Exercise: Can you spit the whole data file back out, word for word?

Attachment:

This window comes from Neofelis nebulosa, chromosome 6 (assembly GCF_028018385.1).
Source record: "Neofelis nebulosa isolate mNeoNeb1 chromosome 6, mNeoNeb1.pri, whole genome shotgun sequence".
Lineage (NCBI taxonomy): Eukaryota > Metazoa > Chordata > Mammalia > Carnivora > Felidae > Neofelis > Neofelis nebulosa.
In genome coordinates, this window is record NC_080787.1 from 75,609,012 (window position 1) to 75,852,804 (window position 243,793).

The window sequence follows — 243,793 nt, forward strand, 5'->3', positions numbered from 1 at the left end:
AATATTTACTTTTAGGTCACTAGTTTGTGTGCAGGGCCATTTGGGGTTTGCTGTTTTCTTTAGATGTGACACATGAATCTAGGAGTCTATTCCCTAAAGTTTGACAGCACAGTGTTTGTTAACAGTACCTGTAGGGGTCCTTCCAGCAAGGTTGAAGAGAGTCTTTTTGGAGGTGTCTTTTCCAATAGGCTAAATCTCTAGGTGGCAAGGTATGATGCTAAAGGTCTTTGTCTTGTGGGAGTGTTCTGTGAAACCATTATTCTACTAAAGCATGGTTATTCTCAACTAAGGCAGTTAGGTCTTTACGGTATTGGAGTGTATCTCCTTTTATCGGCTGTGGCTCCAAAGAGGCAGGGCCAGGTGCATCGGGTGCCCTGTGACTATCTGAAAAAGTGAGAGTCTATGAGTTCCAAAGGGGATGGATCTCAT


This window comes from Neofelis nebulosa, chromosome 6 (assembly GCF_028018385.1).
Source record: "Neofelis nebulosa isolate mNeoNeb1 chromosome 6, mNeoNeb1.pri, whole genome shotgun sequence".
Lineage (NCBI taxonomy): Eukaryota > Metazoa > Chordata > Mammalia > Carnivora > Felidae > Neofelis > Neofelis nebulosa.
In genome coordinates, this window is record NC_080787.1 from 75,609,012 (window position 1) to 75,852,804 (window position 243,793).

The window sequence follows — 243,793 nt, forward strand, 5'->3', positions numbered from 1 at the left end:
AATATTTACTTTTAGGTCACTAGTTTGTGTGCAGGGCCATTTGGGGTTTGCTGTTTTCTTTAGATGTGACACATGAATCTAGGAGTCTATTCCCTAAAGTTTGACAGCACAGTGTTTGTTAACAGTACCTGTAGGGGTCCTTCCAGCAAGGTTGAAGAGAGTCTTTTTGGAGGTGTCTTTTCCAATAGGCTAAATCTCTAGGTGGCAAGGTATGATGCTAAAGGTCTTTGTCTTGTGGGAGTGTTCTGTGAAACCATTATTCTACTAAAGCATGGTTATTCTCAACTAAGGCAGTTAGGTCTTTACGGTATTGGAGTGTATCTCCTTTTATCGGCTGTGGCTCCAAAGAGGCAGGGCCAGGTGCATCGGGTGCCCTGTGACTATCTGAAAAAGTGAGAGTCTATGAGTTCCAAAGGGGATGGATCTCAT